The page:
Seberg | Venice Film Festival 2019


Kristen Stewart leads Benedict Andrews' attempt at retelling the real-life story of Jean Seberg; star of the French New Wave. On her way to Los Angeles to play in a musical movie, she crosses paths with Hakim Jamal (Anthony Mackie) on a flight who is a member of the Black Panther Party, travelling with Malcolm X's widow. Thoroughly indulged in his charm and her keen interest in politics piqued, Jean stands in solidarity with him at the airport for a photo-op which will eventually lead to her tragic downfall.

Biopics can often suffer from a lack of focus if the writer/director loses themselves too deeply in the riches of their subject's story; of which, for Jean, there are many. Real-life isn't necessarily always as delicious as fiction and Andrews relishes in the extraordinary without bothering to deal first with the ordinary. From the get go, no real lead is established. If the film wasn't named Seberg you'd be hard pressed to locate yourself inside the narrative. The set-up is fantastically exciting while it introduces each strand of the narrative. Jean leaving for America, the radical Black Panthers taking a stand, the imminent threat of aggressive FBI agents Carl and Jack (Vince Vaughn and Jack O'Connell). For the first ten minutes, the pace is fantastic and just as it feels like it hits the ground running, it fails to take off. 

The production design creates a scintillating world for the characters to play in and yet, not one of them ever really looks like they belong there. Each actor does their best with what they are given. Stewart feels like she understands her character, even if the lack of clear direction doesn't allow us to fully understand her. She's confident and in control of what she's given and her vulnerability in the film's darkest moments are deeply sincere. Arguably the second lead of the film, O'Connell as Jack Soloman, is worth highlighting. He takes his character on a journey of cynicism to redemption, sign-posting each part of his journey subtly.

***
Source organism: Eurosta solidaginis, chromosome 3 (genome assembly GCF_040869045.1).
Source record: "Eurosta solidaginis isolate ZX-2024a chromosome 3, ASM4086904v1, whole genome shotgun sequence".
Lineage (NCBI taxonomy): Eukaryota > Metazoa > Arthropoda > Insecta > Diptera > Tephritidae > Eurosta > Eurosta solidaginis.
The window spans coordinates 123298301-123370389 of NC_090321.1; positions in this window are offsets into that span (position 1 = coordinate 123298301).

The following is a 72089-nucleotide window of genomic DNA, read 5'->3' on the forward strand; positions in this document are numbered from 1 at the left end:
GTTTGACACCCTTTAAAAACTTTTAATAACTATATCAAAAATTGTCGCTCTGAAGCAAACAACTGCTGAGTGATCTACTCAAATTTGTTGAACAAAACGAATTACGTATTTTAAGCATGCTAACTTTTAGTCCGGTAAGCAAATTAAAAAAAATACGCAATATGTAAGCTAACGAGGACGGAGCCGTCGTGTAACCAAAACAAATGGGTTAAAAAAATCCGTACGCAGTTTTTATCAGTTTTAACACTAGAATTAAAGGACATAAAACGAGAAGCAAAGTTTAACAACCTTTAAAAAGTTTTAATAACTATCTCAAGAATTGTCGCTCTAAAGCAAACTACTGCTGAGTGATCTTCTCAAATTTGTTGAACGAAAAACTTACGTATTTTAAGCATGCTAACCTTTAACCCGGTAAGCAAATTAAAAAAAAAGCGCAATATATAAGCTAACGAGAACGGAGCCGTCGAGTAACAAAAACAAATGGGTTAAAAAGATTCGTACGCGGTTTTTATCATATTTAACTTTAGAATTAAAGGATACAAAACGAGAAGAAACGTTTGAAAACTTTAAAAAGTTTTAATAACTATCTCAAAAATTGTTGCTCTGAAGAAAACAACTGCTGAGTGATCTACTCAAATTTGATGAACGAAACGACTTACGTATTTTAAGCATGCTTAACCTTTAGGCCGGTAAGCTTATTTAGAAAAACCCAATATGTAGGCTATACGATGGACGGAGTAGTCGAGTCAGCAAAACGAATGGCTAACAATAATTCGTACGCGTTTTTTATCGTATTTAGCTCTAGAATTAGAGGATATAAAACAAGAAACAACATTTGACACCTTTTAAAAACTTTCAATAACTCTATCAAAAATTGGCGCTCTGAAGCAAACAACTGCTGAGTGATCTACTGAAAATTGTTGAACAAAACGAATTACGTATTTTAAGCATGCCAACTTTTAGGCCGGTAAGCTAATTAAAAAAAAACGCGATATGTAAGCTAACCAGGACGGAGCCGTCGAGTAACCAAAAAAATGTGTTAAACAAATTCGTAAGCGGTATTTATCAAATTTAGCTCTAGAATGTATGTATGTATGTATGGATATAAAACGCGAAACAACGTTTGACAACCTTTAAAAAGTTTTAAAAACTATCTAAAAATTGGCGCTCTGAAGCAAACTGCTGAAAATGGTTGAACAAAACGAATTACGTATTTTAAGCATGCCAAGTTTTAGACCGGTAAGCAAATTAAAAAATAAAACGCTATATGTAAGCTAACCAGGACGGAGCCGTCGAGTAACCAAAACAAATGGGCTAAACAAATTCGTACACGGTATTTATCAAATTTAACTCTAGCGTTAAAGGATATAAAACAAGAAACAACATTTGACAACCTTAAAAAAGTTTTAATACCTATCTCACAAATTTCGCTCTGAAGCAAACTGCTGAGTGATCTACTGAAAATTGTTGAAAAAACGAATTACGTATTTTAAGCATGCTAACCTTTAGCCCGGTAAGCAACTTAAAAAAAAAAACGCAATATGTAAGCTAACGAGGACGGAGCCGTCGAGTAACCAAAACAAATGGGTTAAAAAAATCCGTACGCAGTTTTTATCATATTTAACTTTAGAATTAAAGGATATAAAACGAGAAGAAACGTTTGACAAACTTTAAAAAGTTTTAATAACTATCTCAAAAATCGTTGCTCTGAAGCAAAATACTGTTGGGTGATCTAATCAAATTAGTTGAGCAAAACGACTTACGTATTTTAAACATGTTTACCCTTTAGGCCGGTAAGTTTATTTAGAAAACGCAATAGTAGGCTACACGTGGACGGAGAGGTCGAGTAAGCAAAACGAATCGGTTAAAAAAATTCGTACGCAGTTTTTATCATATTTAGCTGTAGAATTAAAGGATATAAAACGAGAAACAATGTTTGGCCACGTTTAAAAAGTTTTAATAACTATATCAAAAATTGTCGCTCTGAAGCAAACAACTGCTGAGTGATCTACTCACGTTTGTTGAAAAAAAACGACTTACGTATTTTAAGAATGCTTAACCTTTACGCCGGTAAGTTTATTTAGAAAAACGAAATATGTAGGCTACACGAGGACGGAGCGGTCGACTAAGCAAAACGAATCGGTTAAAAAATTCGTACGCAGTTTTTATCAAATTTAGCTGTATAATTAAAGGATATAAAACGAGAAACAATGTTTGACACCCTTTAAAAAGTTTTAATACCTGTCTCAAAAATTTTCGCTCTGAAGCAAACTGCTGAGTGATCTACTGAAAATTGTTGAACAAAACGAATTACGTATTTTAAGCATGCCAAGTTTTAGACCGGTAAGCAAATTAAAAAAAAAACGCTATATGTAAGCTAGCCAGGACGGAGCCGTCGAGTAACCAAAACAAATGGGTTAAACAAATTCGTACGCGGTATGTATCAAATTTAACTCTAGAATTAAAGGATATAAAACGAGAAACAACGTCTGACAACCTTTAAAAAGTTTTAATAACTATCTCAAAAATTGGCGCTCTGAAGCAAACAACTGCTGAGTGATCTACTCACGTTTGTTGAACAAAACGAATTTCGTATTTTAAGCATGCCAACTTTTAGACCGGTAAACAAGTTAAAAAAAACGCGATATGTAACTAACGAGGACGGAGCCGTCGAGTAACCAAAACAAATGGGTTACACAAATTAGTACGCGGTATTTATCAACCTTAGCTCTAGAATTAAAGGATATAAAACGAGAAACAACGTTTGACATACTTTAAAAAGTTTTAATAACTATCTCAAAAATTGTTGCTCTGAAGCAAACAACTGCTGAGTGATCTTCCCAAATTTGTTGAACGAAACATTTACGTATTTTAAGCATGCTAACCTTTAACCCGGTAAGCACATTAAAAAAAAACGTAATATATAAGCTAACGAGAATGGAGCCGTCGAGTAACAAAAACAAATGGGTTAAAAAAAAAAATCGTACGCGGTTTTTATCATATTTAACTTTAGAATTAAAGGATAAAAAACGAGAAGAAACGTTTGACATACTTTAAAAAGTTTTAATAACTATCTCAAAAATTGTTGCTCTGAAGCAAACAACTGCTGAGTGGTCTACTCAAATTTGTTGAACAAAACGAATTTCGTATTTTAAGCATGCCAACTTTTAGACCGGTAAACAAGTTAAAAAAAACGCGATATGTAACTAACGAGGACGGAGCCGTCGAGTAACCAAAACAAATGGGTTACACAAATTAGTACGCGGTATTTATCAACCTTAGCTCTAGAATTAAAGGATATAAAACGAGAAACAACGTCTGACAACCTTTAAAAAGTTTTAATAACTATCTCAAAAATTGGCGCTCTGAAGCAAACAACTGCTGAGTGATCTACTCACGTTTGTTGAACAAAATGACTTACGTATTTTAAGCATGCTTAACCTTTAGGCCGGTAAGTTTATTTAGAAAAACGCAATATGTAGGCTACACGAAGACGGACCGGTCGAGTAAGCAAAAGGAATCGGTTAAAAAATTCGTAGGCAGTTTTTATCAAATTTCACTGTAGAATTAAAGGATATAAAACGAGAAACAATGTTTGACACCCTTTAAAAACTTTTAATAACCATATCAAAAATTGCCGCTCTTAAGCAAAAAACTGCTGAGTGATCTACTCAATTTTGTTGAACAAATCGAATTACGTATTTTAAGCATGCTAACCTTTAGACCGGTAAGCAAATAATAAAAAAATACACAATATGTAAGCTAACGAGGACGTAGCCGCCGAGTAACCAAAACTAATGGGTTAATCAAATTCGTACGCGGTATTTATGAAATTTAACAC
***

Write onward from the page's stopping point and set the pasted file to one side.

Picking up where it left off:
The main issue lies in the fact that Seberg decides to announce its true north far too late. It's closing in on the third act when we get hit over the head with what the film is supposed to be about; the government (and their practices) are bad. Seberg has a deeply interesting story to tell and the details of her history are so thrilling. Her journey with paranoia from the government's ill-practice is incredibly poignant for the generation we live in and it's a shame that it doesn't find its feet quick enough to truly grasp onto this concept. Her story would be a huge gift to any filmmaker and it's a shame that the embarrassment of riches is taken advantage of in a way that draws focus to its negatives over its positives.



Seberg is yet to have an official trailer or UK cinema release date as of August 30th 2019. 

Until next time

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